The Battle of Britain Phase Two

17 July to 12 August

“The English Air Force must be so reduced morally and physically that it is unable to deliver any significant attack against the German crossing (of the English Channel)”

Adolf Hitler, War Directive No 16, 16 July 1940

Following Hitler’s War Directive No 16, on 17 July the Luftwaffe began daylight bombing raids. With greater frequency and in larger numbers, the aircraft of Luftflotten 2 and 3 ranged over the English Channel, Straits of Dover and South-East Coast, bombing and mining shipping convoys, ports, shipping lanes and coastal airfields. Some attacks probed inland, to force the RAF to fly up and fight and wear it down. This was accompanied by a stepped-up bombing campaign of spasmodic night attacks on the West, Midlands, and East Coast, RAF facilities and the aircraft industry. A Last Appeal to Reason - A transcript of Adolph Hitler's Speech before the Reichstag 19 July 1940. This was widely dropped over England by the Luftwaffe.

During this phase of about four weeks, the Luftwaffe aimed to place a strangle-hold around Britain by destroying ships and ports, to damage the aircraft industry, to weaken the Home Defence system, especially the strength and efficiency of Fighter Command, to prepare for the full-scale aerial assault planned for mid-August.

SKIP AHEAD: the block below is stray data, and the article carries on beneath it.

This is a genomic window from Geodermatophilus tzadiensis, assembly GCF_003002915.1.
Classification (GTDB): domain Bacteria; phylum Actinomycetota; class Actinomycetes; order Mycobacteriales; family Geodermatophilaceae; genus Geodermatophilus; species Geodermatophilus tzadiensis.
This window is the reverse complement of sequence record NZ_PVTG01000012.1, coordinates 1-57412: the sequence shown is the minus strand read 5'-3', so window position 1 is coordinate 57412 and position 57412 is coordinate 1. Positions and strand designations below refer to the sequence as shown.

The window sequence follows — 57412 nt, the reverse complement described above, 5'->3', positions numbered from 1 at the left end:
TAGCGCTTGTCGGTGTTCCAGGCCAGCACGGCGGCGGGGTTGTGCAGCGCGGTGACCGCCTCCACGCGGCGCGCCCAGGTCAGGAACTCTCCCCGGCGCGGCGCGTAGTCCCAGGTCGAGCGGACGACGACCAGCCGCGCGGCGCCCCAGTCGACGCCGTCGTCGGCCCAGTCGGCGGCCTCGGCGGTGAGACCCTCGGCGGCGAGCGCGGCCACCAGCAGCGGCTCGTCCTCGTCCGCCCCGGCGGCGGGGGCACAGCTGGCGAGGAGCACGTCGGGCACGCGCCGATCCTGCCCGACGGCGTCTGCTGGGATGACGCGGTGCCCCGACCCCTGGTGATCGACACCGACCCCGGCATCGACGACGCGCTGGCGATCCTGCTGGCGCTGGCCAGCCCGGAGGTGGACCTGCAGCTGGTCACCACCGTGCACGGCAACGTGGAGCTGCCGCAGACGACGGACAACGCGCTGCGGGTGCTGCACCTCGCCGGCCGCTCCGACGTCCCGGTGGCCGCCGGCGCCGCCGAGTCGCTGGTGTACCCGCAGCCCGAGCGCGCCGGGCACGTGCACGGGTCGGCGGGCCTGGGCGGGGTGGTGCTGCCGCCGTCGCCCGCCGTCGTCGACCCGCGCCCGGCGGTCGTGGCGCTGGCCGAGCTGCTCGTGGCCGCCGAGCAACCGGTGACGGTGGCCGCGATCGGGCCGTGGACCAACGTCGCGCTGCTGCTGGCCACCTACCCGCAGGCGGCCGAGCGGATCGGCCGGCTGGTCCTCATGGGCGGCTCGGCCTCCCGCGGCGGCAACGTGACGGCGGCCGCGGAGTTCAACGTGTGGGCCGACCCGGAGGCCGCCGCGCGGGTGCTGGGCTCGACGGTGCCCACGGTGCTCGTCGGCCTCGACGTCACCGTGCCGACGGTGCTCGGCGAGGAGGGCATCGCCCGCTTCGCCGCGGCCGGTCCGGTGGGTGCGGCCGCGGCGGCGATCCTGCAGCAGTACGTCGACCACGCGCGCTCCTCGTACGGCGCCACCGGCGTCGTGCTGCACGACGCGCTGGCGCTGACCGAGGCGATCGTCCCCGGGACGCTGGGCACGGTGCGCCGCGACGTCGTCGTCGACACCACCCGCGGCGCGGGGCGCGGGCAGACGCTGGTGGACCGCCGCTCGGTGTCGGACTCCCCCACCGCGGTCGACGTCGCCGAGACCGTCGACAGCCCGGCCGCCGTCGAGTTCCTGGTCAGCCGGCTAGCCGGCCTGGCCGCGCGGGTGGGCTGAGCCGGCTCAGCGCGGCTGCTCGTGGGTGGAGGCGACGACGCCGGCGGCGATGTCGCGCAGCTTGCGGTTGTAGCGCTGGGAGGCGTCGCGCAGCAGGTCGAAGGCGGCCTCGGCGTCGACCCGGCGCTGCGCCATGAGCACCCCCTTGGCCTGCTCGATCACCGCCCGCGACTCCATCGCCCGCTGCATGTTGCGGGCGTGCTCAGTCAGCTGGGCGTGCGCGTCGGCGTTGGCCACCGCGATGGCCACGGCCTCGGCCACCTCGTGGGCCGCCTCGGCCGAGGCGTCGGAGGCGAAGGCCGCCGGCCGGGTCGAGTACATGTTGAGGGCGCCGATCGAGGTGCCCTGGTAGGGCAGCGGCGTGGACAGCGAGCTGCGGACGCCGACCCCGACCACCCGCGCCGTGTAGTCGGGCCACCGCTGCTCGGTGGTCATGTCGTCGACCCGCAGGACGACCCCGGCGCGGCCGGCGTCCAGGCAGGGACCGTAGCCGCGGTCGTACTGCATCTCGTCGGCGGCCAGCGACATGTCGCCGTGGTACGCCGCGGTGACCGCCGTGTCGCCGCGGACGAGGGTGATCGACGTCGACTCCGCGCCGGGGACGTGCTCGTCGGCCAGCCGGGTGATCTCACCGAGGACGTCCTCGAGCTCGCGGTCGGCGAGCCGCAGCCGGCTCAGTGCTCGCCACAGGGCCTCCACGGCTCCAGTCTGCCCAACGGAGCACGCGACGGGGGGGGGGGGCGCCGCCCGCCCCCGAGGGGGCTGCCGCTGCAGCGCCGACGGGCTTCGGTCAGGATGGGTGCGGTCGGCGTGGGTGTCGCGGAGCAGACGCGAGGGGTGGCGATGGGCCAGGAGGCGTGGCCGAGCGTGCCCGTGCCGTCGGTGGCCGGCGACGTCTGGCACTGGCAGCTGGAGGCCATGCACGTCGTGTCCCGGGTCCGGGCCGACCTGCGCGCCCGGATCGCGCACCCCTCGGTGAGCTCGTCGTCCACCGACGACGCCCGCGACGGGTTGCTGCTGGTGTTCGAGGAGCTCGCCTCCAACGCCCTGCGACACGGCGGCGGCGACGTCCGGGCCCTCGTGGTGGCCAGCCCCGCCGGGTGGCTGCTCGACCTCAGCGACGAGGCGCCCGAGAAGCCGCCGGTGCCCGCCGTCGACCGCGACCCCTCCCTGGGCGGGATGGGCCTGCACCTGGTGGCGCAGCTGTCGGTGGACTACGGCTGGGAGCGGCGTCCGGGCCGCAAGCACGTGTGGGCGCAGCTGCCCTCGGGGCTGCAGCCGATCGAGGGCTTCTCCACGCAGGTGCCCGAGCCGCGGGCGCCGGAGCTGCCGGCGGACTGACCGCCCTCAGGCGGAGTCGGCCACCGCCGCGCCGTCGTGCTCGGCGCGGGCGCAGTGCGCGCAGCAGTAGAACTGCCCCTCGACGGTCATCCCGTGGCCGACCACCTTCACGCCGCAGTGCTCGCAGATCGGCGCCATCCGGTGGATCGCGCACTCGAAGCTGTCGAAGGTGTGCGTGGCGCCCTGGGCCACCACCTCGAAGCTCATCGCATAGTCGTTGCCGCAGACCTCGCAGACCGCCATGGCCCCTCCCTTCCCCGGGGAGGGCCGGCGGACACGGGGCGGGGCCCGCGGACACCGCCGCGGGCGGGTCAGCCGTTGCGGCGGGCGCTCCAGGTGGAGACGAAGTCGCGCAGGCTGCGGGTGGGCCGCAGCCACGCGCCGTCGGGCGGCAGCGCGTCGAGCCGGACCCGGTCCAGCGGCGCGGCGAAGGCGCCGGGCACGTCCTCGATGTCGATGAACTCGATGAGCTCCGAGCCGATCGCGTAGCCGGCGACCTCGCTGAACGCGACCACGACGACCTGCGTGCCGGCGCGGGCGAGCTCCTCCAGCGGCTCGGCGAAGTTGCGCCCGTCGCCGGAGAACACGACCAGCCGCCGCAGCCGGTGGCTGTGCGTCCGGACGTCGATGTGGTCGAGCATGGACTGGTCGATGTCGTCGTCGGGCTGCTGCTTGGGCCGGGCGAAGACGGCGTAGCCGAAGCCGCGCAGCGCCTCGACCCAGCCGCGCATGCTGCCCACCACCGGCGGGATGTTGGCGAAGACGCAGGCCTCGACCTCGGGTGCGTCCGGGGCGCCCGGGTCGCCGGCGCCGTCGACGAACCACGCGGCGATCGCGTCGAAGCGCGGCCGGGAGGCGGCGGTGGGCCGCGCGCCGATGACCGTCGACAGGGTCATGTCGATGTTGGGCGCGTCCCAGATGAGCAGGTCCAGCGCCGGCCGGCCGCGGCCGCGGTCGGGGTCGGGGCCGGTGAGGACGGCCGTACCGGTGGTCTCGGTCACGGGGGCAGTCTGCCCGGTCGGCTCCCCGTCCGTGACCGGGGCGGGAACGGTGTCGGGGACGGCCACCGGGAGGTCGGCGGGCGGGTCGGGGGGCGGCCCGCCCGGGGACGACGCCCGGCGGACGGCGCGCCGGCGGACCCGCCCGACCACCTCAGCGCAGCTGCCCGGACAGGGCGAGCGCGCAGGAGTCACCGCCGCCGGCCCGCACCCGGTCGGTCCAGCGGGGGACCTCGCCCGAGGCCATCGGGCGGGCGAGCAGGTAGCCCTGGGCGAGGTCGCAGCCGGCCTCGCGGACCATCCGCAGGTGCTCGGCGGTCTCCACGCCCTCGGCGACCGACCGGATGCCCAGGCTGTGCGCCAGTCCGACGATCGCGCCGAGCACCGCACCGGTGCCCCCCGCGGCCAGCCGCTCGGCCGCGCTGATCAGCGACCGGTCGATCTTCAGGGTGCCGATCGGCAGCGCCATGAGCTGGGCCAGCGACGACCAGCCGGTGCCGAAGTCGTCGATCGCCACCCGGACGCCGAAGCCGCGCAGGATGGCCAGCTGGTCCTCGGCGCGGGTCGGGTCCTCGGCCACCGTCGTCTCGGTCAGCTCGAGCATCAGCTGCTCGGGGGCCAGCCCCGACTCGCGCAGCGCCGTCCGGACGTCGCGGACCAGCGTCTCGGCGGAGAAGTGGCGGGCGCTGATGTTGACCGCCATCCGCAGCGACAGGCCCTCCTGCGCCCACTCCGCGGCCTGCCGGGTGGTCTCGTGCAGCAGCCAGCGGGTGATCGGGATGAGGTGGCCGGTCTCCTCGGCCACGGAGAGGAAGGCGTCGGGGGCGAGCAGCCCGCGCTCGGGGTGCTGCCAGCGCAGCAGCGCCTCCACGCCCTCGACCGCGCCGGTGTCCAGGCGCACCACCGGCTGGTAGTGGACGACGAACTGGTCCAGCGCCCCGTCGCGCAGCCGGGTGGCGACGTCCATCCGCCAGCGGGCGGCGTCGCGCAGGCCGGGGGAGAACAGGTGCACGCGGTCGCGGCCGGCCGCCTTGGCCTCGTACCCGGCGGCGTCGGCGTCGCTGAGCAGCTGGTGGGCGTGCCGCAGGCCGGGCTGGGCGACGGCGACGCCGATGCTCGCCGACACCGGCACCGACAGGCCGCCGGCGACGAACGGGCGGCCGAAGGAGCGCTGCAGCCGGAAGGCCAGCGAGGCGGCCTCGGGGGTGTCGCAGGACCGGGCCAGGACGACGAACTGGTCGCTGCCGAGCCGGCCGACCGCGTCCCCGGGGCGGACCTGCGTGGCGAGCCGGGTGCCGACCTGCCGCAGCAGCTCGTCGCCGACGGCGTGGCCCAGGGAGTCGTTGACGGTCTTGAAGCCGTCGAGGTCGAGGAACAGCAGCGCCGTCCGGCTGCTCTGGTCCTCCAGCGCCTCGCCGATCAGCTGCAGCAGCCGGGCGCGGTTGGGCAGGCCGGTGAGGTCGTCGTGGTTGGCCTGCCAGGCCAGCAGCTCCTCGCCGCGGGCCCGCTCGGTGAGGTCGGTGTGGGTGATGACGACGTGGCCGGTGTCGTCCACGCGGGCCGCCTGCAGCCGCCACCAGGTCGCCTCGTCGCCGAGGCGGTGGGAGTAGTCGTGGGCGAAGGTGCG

Hard lessons were learned about tactics and the continued fighting ability of the RAF, with heavy losses on both sides. After the first large-scale attack on a mainland target – Portland naval base – on 11 August, and the first all-out attack on radar stations on 12 August, German confidence was high as Göring launched Phase Three of the Battle on 13 August. Boulton Paul Defiant turret fighters from 141 Squadron

During what the Germans called Kanalkampf, ('the Channel Battles’), on 19 July a force of Boulton Paul Defiant turret fighters from No. 141 Squadron on convoy escort was badly mauled by Bf 109s off Folkestone, losing six of its nine aircraft. This contributed to the withdrawal of Defiant squadrons from day fighter operations by September 1940.

HMS Wren was sunk by the Luftwaffe

The Royal Navy in the English Channel and North Sea was just as much a target.

Destroyer HMS Wren, shown here, was sunk by the Luftwaffe on 27 July while escorting minesweepers off Aldburgh, Suffolk.

Another destroyer was sunk in Dover and two more damaged on the same day.

A formation of Ju87s

On 8 August the Luftwaffe used some 300 aircraft in an attempt to destroy scattered convoy CW9, codenamed ‘Peewit’ off the South Coast and bring the RAF to battle.

In a fierce combat, No. 145 Squadron Hurricanes intercepted a formation of Junkers Ju 87s, claiming 21; actual combat losses were eight Ju 87s.